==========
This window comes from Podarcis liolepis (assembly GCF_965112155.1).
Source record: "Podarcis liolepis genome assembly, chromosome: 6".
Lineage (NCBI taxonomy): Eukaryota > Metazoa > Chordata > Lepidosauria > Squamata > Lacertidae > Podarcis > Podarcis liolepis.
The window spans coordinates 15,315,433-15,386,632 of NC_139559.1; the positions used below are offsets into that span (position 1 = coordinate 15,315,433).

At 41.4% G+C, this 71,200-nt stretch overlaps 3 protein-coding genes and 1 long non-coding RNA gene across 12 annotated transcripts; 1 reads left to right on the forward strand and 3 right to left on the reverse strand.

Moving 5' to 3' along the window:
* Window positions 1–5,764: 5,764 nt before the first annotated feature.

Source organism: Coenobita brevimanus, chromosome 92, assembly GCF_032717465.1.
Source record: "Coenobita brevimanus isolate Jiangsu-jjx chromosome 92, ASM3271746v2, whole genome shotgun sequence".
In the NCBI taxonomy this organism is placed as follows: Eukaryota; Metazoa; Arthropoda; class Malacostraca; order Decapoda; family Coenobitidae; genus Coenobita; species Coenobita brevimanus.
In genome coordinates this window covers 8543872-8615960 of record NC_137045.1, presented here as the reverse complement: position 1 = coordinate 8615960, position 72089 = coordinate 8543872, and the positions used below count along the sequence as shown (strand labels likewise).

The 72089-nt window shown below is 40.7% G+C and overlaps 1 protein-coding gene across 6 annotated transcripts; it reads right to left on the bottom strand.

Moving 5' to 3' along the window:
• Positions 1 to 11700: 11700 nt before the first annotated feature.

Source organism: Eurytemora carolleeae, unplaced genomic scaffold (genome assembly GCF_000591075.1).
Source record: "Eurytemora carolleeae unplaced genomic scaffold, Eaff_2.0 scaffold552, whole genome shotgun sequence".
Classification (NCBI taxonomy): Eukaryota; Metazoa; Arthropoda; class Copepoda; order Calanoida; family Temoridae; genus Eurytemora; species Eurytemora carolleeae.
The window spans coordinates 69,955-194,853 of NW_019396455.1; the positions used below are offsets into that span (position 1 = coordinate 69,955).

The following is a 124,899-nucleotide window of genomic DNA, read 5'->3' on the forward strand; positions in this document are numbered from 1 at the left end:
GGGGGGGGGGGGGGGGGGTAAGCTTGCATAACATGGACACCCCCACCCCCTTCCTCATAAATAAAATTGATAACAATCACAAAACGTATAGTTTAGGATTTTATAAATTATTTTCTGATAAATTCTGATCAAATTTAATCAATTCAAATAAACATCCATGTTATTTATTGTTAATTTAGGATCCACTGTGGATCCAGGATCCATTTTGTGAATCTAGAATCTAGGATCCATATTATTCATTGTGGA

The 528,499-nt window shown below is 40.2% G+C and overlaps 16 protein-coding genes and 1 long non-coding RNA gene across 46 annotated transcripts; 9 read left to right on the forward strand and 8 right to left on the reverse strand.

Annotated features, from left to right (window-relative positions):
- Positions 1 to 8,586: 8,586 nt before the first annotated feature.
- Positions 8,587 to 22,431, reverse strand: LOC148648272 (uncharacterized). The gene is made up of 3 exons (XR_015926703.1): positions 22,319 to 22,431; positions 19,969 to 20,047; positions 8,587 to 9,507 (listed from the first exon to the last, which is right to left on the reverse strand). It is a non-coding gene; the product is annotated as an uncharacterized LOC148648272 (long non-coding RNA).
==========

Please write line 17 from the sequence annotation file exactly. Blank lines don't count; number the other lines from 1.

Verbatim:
Classification (NCBI taxonomy): Eukaryota; Metazoa; Arthropoda; class Copepoda; order Calanoida; family Temoridae; genus Eurytemora; species Eurytemora carolleeae.